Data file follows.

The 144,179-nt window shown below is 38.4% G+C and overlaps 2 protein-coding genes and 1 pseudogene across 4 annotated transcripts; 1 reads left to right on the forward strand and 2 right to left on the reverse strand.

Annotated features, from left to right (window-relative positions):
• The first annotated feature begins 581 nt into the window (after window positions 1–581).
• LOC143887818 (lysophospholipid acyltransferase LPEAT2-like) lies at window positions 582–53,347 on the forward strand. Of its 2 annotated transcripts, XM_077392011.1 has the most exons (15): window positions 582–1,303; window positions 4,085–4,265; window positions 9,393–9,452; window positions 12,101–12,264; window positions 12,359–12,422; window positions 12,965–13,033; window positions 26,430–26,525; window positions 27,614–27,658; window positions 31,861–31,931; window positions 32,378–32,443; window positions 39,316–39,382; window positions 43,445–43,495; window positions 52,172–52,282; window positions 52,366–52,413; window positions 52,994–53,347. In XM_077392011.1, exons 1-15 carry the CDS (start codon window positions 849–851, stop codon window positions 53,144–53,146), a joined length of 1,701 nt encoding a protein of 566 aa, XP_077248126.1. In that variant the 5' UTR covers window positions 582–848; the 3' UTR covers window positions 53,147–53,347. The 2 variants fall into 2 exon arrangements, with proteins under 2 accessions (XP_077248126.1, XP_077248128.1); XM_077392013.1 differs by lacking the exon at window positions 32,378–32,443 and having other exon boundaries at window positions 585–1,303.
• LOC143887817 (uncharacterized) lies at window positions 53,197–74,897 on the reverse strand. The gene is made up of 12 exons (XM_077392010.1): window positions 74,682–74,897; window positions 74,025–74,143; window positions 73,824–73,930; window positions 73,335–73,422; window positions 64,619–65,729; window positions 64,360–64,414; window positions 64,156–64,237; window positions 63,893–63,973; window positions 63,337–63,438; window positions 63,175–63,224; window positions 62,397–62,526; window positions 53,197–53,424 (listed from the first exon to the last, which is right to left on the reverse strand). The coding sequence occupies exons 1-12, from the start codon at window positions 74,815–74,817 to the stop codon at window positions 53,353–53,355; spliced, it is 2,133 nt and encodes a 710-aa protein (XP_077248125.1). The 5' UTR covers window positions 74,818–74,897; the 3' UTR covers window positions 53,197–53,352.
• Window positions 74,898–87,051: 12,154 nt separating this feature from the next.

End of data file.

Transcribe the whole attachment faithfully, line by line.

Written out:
The 144,179-nt window shown below is 38.4% G+C and overlaps 2 protein-coding genes and 1 pseudogene across 4 annotated transcripts; 1 reads left to right on the forward strand and 2 right to left on the reverse strand.

Annotated features, from left to right (window-relative positions):
• The first annotated feature begins 581 nt into the window (after window positions 1–581).
• LOC143887818 (lysophospholipid acyltransferase LPEAT2-like) lies at window positions 582–53,347 on the forward strand. Of its 2 annotated transcripts, XM_077392011.1 has the most exons (15): window positions 582–1,303; window positions 4,085–4,265; window positions 9,393–9,452; window positions 12,101–12,264; window positions 12,359–12,422; window positions 12,965–13,033; window positions 26,430–26,525; window positions 27,614–27,658; window positions 31,861–31,931; window positions 32,378–32,443; window positions 39,316–39,382; window positions 43,445–43,495; window positions 52,172–52,282; window positions 52,366–52,413; window positions 52,994–53,347. In XM_077392011.1, exons 1-15 carry the CDS (start codon window positions 849–851, stop codon window positions 53,144–53,146), a joined length of 1,701 nt encoding a protein of 566 aa, XP_077248126.1. In that variant the 5' UTR covers window positions 582–848; the 3' UTR covers window positions 53,147–53,347. The 2 variants fall into 2 exon arrangements, with proteins under 2 accessions (XP_077248126.1, XP_077248128.1); XM_077392013.1 differs by lacking the exon at window positions 32,378–32,443 and having other exon boundaries at window positions 585–1,303.
• LOC143887817 (uncharacterized) lies at window positions 53,197–74,897 on the reverse strand. The gene is made up of 12 exons (XM_077392010.1): window positions 74,682–74,897; window positions 74,025–74,143; window positions 73,824–73,930; window positions 73,335–73,422; window positions 64,619–65,729; window positions 64,360–64,414; window positions 64,156–64,237; window positions 63,893–63,973; window positions 63,337–63,438; window positions 63,175–63,224; window positions 62,397–62,526; window positions 53,197–53,424 (listed from the first exon to the last, which is right to left on the reverse strand). The coding sequence occupies exons 1-12, from the start codon at window positions 74,815–74,817 to the stop codon at window positions 53,353–53,355; spliced, it is 2,133 nt and encodes a 710-aa protein (XP_077248125.1). The 5' UTR covers window positions 74,818–74,897; the 3' UTR covers window positions 53,197–53,352.
• Window positions 74,898–87,051: 12,154 nt separating this feature from the next.